Signing songs helps build an active, joyful community of learners.
The children on the left are performing signed songs at a multicultural school assembly. The second photo shows kindergartners celebrating their beautiful new language with families.
Multisensory ABC and Phonics Immersion with sign language accelerates
knowledge of the alphabetic system.
These children are singing and signing b/“b”/bear from ABC Phonics: Sing, Sign, and Read!
The brain is uniquely designed to learn through music. Within the context of a song, the brain is able to “chunk” the entire alphabet with corresponding sound, key phonics object, fingerspelling, and sign language in one memory space.
Mastery of the alphabetic principle is key to reading success.
Children love to practice fingerspelling the ABCs during transition times and while lining up for lunch, recess, or the end of the day. Short bursts of practice occur throughout the day. There is motivation and pride in learning.
Children’s memory for the spelling sequence of words is dramatically improved through singing, signing, and fingerspelling.
Kinesthetically forming letters using fingerspelling improves recall, especially for English language learners and developmentally younger students. They become “experts” at fingerspelling their names.
Fingerspelling helps with sounding out words.
Children can feel rhyming in their hand even if they aren’t able to hear it. (c-a-t, r-a-t, h-a-t) This accelerates children’s mastery of the decoding and encoding process with CVC words.
RF.K.2 Isolate and pronounce the initial, medial vowels, and final sounds (phonemes) in three-phoneme (consonant-vowel-consonant, or CVC) words.
SL.K.6 Speak audibly and express thoughts, feelings, and ideas clearly.
RF.K.1, RF.K.3, L.K.1, L.K.2, L.K.5
Sign Language provides a powerful bridge between English and Spanish language learning.
After children have learned the sign language for their song picture books, they can more easily read the words. This boy is reading the Yo Tengo Un Gato/ I Have a Cat Little Book.
The predictable language of engaging song picture books is internalized through repetition, and comprehension is enhanced through sign language. This book provides the kind of total emotional body response to language that all children—especially English Language Learners—need. They become the “Just Right: I Can Read!” books of choice for student book boxes and for shared and guided reading experiences. Children love to sing, sign, and reread books that they have experienced multiple dramatic encounters with. Watch them gain confidence, fluency, stamina, and reading independence!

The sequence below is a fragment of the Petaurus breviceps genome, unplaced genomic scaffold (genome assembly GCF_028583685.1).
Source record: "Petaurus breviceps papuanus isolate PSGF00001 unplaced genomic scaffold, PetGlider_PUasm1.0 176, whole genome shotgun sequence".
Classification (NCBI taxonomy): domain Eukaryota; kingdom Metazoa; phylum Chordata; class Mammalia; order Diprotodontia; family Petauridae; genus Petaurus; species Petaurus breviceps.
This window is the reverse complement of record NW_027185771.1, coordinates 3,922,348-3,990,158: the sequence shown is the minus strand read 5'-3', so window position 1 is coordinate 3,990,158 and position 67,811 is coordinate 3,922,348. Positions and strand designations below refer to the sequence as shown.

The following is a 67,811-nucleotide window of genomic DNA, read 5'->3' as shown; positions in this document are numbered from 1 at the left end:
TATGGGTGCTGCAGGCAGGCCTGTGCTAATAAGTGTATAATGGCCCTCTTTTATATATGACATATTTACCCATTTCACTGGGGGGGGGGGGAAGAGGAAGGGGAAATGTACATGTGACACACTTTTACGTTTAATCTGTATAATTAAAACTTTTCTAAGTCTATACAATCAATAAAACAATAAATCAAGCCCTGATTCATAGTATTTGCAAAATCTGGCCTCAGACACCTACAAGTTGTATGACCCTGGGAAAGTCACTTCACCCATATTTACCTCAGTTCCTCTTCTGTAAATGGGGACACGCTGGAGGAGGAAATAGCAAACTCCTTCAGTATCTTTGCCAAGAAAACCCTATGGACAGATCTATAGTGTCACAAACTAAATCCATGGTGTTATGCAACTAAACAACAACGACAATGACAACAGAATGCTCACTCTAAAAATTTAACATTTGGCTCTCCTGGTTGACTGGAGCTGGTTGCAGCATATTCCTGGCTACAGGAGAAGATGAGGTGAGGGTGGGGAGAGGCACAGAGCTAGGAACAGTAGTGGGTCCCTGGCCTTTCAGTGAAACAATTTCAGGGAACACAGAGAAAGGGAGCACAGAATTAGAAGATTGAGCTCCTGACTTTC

Use sign language to share appreciation and to say “thank you.”
Sign language is a great tool for class management. It keeps our young friends engaged and focused. Children easily learn to understand and sign “yes,” “no,” “bathroom,” “focus”... These children are signing “thank you” to show their appreciation.
Keep children engaged and focused.
Fingerspelling builds kinesthetic memory connections for letters and sounds and develops the small muscles necessary for writing. Here children are signing the word “l-o-v-e.” Singing and fingerspelling the L-O-V-E Spells Love song supports learning to write “love” and the powerful message: I love you.
Using American Sign Language (ASL) makes class management easier.
Using American Sign Language (ASL) makes class management easier: Transition times become learning times. Children fingerspell the L-O-V-E Spells Love song as they go quietly down the hall. They look for words they know in the favorite Nellie Edge Read and Sing Big Book™ songs: I Love the Mountains.
See ASL video clip L-O-V-E Spells Love and I Love the Mountains.
Singing and signing enhances all speech communication skills.
Young children who are fortunate enough to learn ASL through the accelerated language medium of songs have an early and life-long advantage in developing expressive, dynamic speaking skills. Children sign “rain” and “rainbow.”
Use your four fingers to trace the arches of the rainbow.
Build enthusiasm and motivation for learning.
When children are singing and signing, they are focused and engaged—the optimum state for language learning. These children are signing t/“t”/turtle—one of our favorite signs. They playfully move the turtle’s head up and down.
Make a fist and cover it with your other hand. Your wiggling thumb becomes a turtle’s head moving up and down.
Songs in sign create memorable parent performances.
Parents delight in seeing the confidence and enthusiasm for learning that children bring home. They love watching their children perform beautiful and meaningful language: The Pledge of Allegiance in ASL. (See American Patriot CD.) For video clips of American Sign Language, see our Videos Page.